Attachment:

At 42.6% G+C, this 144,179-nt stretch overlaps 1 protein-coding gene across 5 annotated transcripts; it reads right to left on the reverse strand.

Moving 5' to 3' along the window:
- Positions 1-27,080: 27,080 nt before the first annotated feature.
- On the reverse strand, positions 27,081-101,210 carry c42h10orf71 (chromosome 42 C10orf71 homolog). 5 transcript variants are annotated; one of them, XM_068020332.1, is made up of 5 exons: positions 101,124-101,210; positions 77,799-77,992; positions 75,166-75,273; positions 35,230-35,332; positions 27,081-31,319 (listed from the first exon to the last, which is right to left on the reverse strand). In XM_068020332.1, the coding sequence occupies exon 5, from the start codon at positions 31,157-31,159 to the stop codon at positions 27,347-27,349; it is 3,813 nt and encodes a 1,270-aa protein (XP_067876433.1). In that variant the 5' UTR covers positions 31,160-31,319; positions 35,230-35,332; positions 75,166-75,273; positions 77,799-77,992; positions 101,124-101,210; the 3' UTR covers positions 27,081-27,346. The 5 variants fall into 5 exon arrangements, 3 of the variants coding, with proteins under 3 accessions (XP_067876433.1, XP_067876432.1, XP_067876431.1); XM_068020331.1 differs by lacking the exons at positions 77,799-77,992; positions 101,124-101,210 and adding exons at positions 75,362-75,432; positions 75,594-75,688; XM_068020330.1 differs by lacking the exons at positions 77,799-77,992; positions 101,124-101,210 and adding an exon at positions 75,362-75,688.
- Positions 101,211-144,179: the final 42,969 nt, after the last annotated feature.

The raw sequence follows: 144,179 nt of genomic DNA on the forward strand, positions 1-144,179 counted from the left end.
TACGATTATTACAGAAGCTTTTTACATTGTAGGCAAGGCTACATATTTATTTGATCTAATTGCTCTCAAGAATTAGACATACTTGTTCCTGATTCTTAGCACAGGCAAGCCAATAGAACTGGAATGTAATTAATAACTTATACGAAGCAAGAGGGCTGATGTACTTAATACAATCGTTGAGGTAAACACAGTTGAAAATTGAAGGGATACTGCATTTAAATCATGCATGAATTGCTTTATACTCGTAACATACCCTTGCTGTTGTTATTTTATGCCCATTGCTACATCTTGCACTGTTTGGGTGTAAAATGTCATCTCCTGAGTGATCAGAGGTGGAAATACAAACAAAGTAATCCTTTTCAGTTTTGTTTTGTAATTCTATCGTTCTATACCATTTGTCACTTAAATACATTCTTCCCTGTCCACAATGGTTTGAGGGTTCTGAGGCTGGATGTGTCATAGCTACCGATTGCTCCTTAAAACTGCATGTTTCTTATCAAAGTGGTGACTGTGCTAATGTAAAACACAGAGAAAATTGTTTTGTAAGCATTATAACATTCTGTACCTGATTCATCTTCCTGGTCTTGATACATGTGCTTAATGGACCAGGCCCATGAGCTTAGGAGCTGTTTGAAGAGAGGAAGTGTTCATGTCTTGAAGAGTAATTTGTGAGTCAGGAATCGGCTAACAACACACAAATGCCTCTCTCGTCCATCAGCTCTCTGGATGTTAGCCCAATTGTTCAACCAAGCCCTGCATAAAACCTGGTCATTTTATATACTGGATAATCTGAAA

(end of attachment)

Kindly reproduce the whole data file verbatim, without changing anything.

At 42.6% G+C, this 144,179-nt stretch overlaps 1 protein-coding gene across 5 annotated transcripts; it reads right to left on the reverse strand.

Moving 5' to 3' along the window:
- Positions 1-27,080: 27,080 nt before the first annotated feature.
- On the reverse strand, positions 27,081-101,210 carry c42h10orf71 (chromosome 42 C10orf71 homolog). 5 transcript variants are annotated; one of them, XM_068020332.1, is made up of 5 exons: positions 101,124-101,210; positions 77,799-77,992; positions 75,166-75,273; positions 35,230-35,332; positions 27,081-31,319 (listed from the first exon to the last, which is right to left on the reverse strand). In XM_068020332.1, the coding sequence occupies exon 5, from the start codon at positions 31,157-31,159 to the stop codon at positions 27,347-27,349; it is 3,813 nt and encodes a 1,270-aa protein (XP_067876433.1). In that variant the 5' UTR covers positions 31,160-31,319; positions 35,230-35,332; positions 75,166-75,273; positions 77,799-77,992; positions 101,124-101,210; the 3' UTR covers positions 27,081-27,346. The 5 variants fall into 5 exon arrangements, 3 of the variants coding, with proteins under 3 accessions (XP_067876433.1, XP_067876432.1, XP_067876431.1); XM_068020331.1 differs by lacking the exons at positions 77,799-77,992; positions 101,124-101,210 and adding exons at positions 75,362-75,432; positions 75,594-75,688; XM_068020330.1 differs by lacking the exons at positions 77,799-77,992; positions 101,124-101,210 and adding an exon at positions 75,362-75,688.
- Positions 101,211-144,179: the final 42,969 nt, after the last annotated feature.

The raw sequence follows: 144,179 nt of genomic DNA on the forward strand, positions 1-144,179 counted from the left end.
TACGATTATTACAGAAGCTTTTTACATTGTAGGCAAGGCTACATATTTATTTGATCTAATTGCTCTCAAGAATTAGACATACTTGTTCCTGATTCTTAGCACAGGCAAGCCAATAGAACTGGAATGTAATTAATAACTTATACGAAGCAAGAGGGCTGATGTACTTAATACAATCGTTGAGGTAAACACAGTTGAAAATTGAAGGGATACTGCATTTAAATCATGCATGAATTGCTTTATACTCGTAACATACCCTTGCTGTTGTTATTTTATGCCCATTGCTACATCTTGCACTGTTTGGGTGTAAAATGTCATCTCCTGAGTGATCAGAGGTGGAAATACAAACAAAGTAATCCTTTTCAGTTTTGTTTTGTAATTCTATCGTTCTATACCATTTGTCACTTAAATACATTCTTCCCTGTCCACAATGGTTTGAGGGTTCTGAGGCTGGATGTGTCATAGCTACCGATTGCTCCTTAAAACTGCATGTTTCTTATCAAAGTGGTGACTGTGCTAATGTAAAACACAGAGAAAATTGTTTTGTAAGCATTATAACATTCTGTACCTGATTCATCTTCCTGGTCTTGATACATGTGCTTAATGGACCAGGCCCATGAGCTTAGGAGCTGTTTGAAGAGAGGAAGTGTTCATGTCTTGAAGAGTAATTTGTGAGTCAGGAATCGGCTAACAACACACAAATGCCTCTCTCGTCCATCAGCTCTCTGGATGTTAGCCCAATTGTTCAACCAAGCCCTGCATAAAACCTGGTCATTTTATATACTGGATAATCTGAAA